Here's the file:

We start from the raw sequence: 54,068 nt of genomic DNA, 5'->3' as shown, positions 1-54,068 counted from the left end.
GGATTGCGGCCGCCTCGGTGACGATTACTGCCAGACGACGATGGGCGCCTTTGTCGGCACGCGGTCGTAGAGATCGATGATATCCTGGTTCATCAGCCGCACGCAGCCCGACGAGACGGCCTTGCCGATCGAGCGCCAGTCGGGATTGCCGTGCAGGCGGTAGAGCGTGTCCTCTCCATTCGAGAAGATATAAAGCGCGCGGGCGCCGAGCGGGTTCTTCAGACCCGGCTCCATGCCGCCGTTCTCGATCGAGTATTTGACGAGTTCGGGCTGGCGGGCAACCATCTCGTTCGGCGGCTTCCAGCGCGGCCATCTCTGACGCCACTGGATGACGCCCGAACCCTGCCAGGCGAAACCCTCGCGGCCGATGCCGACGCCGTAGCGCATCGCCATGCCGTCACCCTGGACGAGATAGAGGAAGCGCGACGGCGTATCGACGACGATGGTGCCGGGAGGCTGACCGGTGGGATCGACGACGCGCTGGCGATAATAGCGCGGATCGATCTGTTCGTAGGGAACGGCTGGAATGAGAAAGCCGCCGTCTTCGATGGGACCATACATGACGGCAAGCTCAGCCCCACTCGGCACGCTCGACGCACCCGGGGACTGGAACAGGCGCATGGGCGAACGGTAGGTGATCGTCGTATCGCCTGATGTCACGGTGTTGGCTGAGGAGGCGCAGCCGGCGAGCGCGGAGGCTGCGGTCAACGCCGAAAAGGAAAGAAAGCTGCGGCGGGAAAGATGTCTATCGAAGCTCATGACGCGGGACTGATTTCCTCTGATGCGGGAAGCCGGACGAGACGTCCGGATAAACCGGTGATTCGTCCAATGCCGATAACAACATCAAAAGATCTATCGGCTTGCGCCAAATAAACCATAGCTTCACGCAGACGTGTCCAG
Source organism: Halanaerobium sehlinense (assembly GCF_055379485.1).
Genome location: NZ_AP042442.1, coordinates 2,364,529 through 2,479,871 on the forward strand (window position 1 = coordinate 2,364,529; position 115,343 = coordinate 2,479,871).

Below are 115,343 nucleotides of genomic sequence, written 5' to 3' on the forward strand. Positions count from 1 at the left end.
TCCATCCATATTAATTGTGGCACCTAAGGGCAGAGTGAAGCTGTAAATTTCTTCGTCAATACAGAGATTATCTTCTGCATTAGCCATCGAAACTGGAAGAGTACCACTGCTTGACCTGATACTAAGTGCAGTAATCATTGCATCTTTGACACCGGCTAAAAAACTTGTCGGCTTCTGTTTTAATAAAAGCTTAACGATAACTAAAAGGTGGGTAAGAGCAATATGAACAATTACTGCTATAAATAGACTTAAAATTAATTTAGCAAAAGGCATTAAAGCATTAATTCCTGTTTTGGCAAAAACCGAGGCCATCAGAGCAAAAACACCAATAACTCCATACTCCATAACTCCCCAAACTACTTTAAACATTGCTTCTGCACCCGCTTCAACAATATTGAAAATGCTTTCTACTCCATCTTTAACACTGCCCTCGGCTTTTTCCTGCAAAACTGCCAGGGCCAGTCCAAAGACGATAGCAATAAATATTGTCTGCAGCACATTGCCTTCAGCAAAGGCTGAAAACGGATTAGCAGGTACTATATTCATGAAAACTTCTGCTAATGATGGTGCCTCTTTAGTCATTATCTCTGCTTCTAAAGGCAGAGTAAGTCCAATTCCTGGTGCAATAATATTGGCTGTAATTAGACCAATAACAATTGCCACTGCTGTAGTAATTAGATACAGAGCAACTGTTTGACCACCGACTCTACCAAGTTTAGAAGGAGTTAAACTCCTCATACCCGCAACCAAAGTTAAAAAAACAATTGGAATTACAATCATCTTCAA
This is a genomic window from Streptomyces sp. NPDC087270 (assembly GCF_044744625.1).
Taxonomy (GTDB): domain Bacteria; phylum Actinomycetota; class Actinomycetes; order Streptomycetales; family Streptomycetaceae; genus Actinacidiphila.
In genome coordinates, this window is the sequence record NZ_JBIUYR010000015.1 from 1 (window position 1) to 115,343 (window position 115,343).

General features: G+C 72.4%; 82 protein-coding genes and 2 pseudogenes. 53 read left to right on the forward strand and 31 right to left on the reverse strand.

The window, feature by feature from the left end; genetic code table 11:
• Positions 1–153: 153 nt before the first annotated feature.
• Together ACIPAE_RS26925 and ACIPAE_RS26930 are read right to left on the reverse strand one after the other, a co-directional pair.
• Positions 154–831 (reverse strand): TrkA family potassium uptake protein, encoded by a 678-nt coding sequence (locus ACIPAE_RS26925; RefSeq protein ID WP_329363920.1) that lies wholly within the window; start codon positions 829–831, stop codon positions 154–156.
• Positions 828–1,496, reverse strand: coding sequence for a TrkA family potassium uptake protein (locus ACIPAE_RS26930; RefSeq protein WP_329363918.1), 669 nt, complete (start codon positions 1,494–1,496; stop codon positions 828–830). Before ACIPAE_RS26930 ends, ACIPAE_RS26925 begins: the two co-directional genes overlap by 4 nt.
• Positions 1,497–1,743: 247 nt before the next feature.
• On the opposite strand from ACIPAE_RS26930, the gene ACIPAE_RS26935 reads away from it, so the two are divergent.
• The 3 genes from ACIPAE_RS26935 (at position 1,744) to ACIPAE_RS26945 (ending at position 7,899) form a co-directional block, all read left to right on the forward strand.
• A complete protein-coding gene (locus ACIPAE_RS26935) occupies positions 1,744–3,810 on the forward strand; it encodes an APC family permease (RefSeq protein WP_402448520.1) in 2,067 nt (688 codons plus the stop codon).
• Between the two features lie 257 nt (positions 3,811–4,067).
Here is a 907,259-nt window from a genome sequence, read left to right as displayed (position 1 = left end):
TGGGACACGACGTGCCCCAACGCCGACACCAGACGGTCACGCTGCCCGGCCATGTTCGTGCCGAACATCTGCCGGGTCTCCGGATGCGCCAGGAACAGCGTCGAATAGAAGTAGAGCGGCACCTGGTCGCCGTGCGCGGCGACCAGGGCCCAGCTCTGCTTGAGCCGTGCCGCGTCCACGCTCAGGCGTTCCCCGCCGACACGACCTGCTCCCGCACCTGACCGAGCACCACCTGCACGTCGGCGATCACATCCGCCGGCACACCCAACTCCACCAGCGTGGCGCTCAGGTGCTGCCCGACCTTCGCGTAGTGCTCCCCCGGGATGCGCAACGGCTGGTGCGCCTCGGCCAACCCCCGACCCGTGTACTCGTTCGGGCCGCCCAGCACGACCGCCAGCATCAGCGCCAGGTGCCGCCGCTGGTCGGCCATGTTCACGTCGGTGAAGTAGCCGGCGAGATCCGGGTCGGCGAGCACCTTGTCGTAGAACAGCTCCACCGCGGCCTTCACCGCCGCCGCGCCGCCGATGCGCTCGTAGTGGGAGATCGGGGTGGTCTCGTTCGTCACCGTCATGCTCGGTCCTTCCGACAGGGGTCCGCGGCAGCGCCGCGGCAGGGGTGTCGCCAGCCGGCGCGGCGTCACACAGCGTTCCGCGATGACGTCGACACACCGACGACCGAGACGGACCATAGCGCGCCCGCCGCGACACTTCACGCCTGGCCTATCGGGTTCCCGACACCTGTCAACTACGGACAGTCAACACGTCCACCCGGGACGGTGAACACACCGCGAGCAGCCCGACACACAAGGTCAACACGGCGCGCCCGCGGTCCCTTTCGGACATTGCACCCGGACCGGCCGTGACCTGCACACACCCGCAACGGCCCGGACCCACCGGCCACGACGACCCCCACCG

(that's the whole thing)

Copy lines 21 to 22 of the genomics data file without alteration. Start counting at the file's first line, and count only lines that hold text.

Here is a 907,259-nt window from a genome sequence, read left to right as displayed (position 1 = left end):
TGGGACACGACGTGCCCCAACGCCGACACCAGACGGTCACGCTGCCCGGCCATGTTCGTGCCGAACATCTGCCGGGTCTCCGGATGCGCCAGGAACAGCGTCGAATAGAAGTAGAGCGGCACCTGGTCGCCGTGCGCGGCGACCAGGGCCCAGCTCTGCTTGAGCCGTGCCGCGTCCACGCTCAGGCGTTCCCCGCCGACACGACCTGCTCCCGCACCTGACCGAGCACCACCTGCACGTCGGCGATCACATCCGCCGGCACACCCAACTCCACCAGCGTGGCGCTCAGGTGCTGCCCGACCTTCGCGTAGTGCTCCCCCGGGATGCGCAACGGCTGGTGCGCCTCGGCCAACCCCCGACCCGTGTACTCGTTCGGGCCGCCCAGCACGACCGCCAGCATCAGCGCCAGGTGCCGCCGCTGGTCGGCCATGTTCACGTCGGTGAAGTAGCCGGCGAGATCCGGGTCGGCGAGCACCTTGTCGTAGAACAGCTCCACCGCGGCCTTCACCGCCGCCGCGCCGCCGATGCGCTCGTAGTGGGAGATCGGGGTGGTCTCGTTCGTCACCGTCATGCTCGGTCCTTCCGACAGGGGTCCGCGGCAGCGCCGCGGCAGGGGTGTCGCCAGCCGGCGCGGCGTCACACAGCGTTCCGCGATGACGTCGACACACCGACGACCGAGACGGACCATAGCGCGCCCGCCGCGACACTTCACGCCTGGCCTATCGGGTTCCCGACACCTGTCAACTACGGACAGTCAACACGTCCACCCGGGACGGTGAACACACCGCGAGCAGCCCGACACACAAGGTCAACACGGCGCGCCCGCGGTCCCTTTCGGACATTGCACCCGGACCGGCCGTGACCTGCACACACCCGCAACGGCCCGGACCCACCGGCCACGACGACCCCCACCG